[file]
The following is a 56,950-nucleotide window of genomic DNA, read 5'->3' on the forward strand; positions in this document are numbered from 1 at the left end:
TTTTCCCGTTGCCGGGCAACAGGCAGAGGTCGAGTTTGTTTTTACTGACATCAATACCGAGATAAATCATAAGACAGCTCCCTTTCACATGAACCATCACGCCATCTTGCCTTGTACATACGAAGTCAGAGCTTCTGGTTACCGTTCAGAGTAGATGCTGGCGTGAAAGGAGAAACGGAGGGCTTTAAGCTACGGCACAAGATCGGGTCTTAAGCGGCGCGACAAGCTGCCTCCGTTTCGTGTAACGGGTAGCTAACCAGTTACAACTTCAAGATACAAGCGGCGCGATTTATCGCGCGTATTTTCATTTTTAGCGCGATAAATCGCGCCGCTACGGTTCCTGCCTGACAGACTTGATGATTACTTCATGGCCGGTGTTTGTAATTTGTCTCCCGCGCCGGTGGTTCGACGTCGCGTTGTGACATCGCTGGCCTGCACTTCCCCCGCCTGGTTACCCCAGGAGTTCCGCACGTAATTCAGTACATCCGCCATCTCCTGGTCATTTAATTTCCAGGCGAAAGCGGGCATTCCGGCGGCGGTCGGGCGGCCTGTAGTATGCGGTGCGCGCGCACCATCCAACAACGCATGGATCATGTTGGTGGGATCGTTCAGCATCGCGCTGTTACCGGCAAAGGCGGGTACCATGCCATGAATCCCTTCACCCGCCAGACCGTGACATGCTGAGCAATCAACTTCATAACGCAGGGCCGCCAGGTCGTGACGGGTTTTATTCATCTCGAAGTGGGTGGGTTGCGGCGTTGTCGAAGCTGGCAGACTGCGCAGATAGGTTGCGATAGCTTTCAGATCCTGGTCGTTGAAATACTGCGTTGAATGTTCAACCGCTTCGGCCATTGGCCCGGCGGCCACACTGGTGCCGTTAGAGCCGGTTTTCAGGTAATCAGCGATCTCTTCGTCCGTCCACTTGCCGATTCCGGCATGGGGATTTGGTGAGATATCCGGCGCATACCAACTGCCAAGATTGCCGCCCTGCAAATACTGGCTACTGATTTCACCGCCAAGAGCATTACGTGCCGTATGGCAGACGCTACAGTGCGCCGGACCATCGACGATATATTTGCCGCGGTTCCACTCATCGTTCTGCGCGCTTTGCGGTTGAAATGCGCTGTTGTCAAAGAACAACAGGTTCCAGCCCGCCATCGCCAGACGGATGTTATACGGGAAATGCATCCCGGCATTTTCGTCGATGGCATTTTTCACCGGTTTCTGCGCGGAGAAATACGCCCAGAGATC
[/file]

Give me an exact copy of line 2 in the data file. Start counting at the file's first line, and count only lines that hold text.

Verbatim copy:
TTTTCCCGTTGCCGGGCAACAGGCAGAGGTCGAGTTTGTTTTTACTGACATCAATACCGAGATAAATCATAAGACAGCTCCCTTTCACATGAACCATCACGCCATCTTGCCTTGTACATACGAAGTCAGAGCTTCTGGTTACCGTTCAGAGTAGATGCTGGCGTGAAAGGAGAAACGGAGGGCTTTAAGCTACGGCACAAGATCGGGTCTTAAGCGGCGCGACAAGCTGCCTCCGTTTCGTGTAACGGGTAGCTAACCAGTTACAACTTCAAGATACAAGCGGCGCGATTTATCGCGCGTATTTTCATTTTTAGCGCGATAAATCGCGCCGCTACGGTTCCTGCCTGACAGACTTGATGATTACTTCATGGCCGGTGTTTGTAATTTGTCTCCCGCGCCGGTGGTTCGACGTCGCGTTGTGACATCGCTGGCCTGCACTTCCCCCGCCTGGTTACCCCAGGAGTTCCGCACGTAATTCAGTACATCCGCCATCTCCTGGTCATTTAATTTCCAGGCGAAAGCGGGCATTCCGGCGGCGGTCGGGCGGCCTGTAGTATGCGGTGCGCGCGCACCATCCAACAACGCATGGATCATGTTGGTGGGATCGTTCAGCATCGCGCTGTTACCGGCAAAGGCGGGTACCATGCCATGAATCCCTTCACCCGCCAGACCGTGACATGCTGAGCAATCAACTTCATAACGCAGGGCCGCCAGGTCGTGACGGGTTTTATTCATCTCGAAGTGGGTGGGTTGCGGCGTTGTCGAAGCTGGCAGACTGCGCAGATAGGTTGCGATAGCTTTCAGATCCTGGTCGTTGAAATACTGCGTTGAATGTTCAACCGCTTCGGCCATTGGCCCGGCGGCCACACTGGTGCCGTTAGAGCCGGTTTTCAGGTAATCAGCGATCTCTTCGTCCGTCCACTTGCCGATTCCGGCATGGGGATTTGGTGAGATATCCGGCGCATACCAACTGCCAAGATTGCCGCCCTGCAAATACTGGCTACTGATTTCACCGCCAAGAGCATTACGTGCCGTATGGCAGACGCTACAGTGCGCCGGACCATCGACGATATATTTGCCGCGGTTCCACTCATCGTTCTGCGCGCTTTGCGGTTGAAATGCGCTGTTGTCAAAGAACAACAGGTTCCAGCCCGCCATCGCCAGACGGATGTTATACGGGAAATGCATCCCGGCATTTTCGTCGATGGCATTTTTCACCGGTTTCTGCGCGGAGAAATACGCCCAGAGATC